# Combinations

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```					                                 “Counting” Continued…

So far…we have looked at:
1. Fundamental Counting Rule –
How many outcomes are possible with 5 rolls of a die?

2. Permutations –
How many distinct ways can you arrange the letters of the
word Mississippi?

Objective: Chapter 2 - Systematic Lists                     1
Today…

We will continue to work with Permutations
and take a look at Combinations and throw in
a quick review of the Fundamental Counting
Rule.

Objective: Chapter 2 - Systematic Lists            2
Quick Review of Fundamental Counting Rule

For a sequence of two events in which the
first event can occur m ways and the second
event can occur n ways, the events together
can occur a total of m times n ways.

Example: How many different combinations
of sandwiches are possible with a choice of 3
types of bread, 4 types of meat and 3 types
of cheese?

Objective: Chapter 2 - Systematic Lists                   3
You Try

How many different combinations are
possible on a lock with 4 tumblers with the
digits 0-9 each on them?

Objective: Chapter 2 - Systematic Lists             4
Factorial Rule

A collection of n different items can be arranged in order n!
different ways (This factorial rule reflects the fact that the
first item may be selected n different ways, the second item
may be selected n-1 ways, and so on).

Example: You have just started your own airline company
called Air America. You have one plane for a route
connecting Austin, Boise, and Chicago. How many routes
are possible?

Objective: Chapter 2 - Systematic Lists                          5
You Try

How many different ways can a series of 5

Objective: Chapter 2 - Systematic Lists             6
Permutations Rule

The number of permutations (or sequences) of r items
selected from n available items (without replacement):
n!
nPr         =
(n - r)!
Example: We are going to conduct a survey. We would like
to visit every state capital to ask our poll questions. That
isn’t going to be possible. We are going to visit 4 capitals.
How many different routes are possible (example:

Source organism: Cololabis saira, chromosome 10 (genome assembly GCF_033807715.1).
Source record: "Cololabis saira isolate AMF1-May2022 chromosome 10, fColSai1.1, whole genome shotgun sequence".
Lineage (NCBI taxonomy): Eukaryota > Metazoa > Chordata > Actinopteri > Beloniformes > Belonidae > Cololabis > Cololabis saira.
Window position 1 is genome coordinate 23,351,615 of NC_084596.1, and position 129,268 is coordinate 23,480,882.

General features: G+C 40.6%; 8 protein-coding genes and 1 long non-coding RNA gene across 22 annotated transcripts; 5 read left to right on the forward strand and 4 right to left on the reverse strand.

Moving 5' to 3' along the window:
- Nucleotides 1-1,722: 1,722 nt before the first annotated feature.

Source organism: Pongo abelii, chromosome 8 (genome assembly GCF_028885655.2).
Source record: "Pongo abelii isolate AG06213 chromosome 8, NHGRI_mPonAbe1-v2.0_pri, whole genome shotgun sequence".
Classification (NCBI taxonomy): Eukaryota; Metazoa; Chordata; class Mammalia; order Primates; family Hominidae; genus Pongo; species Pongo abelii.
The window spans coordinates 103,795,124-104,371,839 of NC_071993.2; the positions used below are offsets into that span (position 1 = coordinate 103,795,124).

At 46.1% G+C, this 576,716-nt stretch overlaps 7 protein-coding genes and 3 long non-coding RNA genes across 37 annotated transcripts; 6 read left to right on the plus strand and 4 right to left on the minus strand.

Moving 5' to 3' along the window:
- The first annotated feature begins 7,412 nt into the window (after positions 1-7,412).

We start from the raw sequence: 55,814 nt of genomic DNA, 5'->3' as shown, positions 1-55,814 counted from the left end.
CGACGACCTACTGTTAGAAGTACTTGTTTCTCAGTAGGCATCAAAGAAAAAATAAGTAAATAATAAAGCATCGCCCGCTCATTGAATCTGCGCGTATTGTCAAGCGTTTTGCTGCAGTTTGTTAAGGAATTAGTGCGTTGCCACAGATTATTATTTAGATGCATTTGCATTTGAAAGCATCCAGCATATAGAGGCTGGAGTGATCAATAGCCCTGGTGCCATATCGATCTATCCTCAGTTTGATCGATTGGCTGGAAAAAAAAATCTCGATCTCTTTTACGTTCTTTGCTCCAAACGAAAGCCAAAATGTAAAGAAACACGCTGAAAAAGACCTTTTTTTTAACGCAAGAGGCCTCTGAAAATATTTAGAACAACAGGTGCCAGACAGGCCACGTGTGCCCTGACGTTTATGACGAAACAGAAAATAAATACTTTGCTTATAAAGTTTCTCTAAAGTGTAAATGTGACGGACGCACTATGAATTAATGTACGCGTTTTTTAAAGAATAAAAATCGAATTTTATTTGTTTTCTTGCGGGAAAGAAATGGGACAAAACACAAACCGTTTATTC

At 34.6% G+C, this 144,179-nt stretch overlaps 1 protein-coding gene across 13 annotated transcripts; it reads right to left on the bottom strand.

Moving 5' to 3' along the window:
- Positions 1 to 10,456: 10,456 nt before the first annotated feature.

Sacramento, Salem, Phoenix, Boise is not the same as
Boise, Phoenix, Salem, Sacramento)

Objective: Chapter 2 - Systematic Lists                             7
Permutations with Duplicate Items

If there are n items with n1 alike, n2 alike,…,nk alike, the
number of permutations of all n items is:

n!
n1! . n2! .. . . . . . . nk!
Example: The letters DDDDRRRRR, represent a sequence
of diet and regular cola. How many ways can we arrange
those letters/colas?

Objective: Chapter 2 - Systematic Lists                            8
You Try

You have 3 red marbles, 3 green marbles
and 4 blue marbles. How many different
ways can the marbles be arranged?

Objective: Chapter 2 - Systematic Lists             9
Combinations

The number of combinations of r items selected
from n different items is:

n!
nCr = (n - r )! r!

“n” different items

“r” items to be selected
different orders of the same items are not counted

Objective: Chapter 2 - Systematic Lists                  10
Example

In the New York State lottery, a player wins first prize by
selecting the correct 6-number combination when 6 different
numbers from 1 through 51 are drawn. If a player selects
one particular 6-number combination, find the probability of
winning (The player need not select the 6 numbers in the
same order as they are drawn, so order is irrelevant).

Objective: Chapter 2 - Systematic Lists                       11
You Try

A standard deck of 52 playing cards has 4
suits with 13 different cards in each suit.
If the order in which the cards are dealt is not
important, how many different 5-card hands
are possible?

Objective: Chapter 2 - Systematic Lists             12
Big Red Flag!!

When different orderings of the same items
are counted separately, we have a
permutation problem, but when different
orderings of the same items are not counted
separately, we have a combination problem.

Objective: Chapter 2 - Systematic Lists                    13
Telling the Difference

Example: How many different ways can you
arrange the first four hitters on a baseball
team of 9?

Now, how many ways can you arrange the
first four hitters if order matters?

Objective: Chapter 2 - Systematic Lists                   14
Let’s Try Some

Tell whether you would use a combination or a
permutation:
1. The winner and first, second, and third
runner up in a contest with 10 finalists.
2. Selecting two of eight employees to attend
3. An arrangement of the letters in the word
algebra?

Objective: Chapter 2 - Systematic Lists                    15
Homework

Counting Worksheet due Thursday.

Objective: Chapter 2 - Systematic Lists              16

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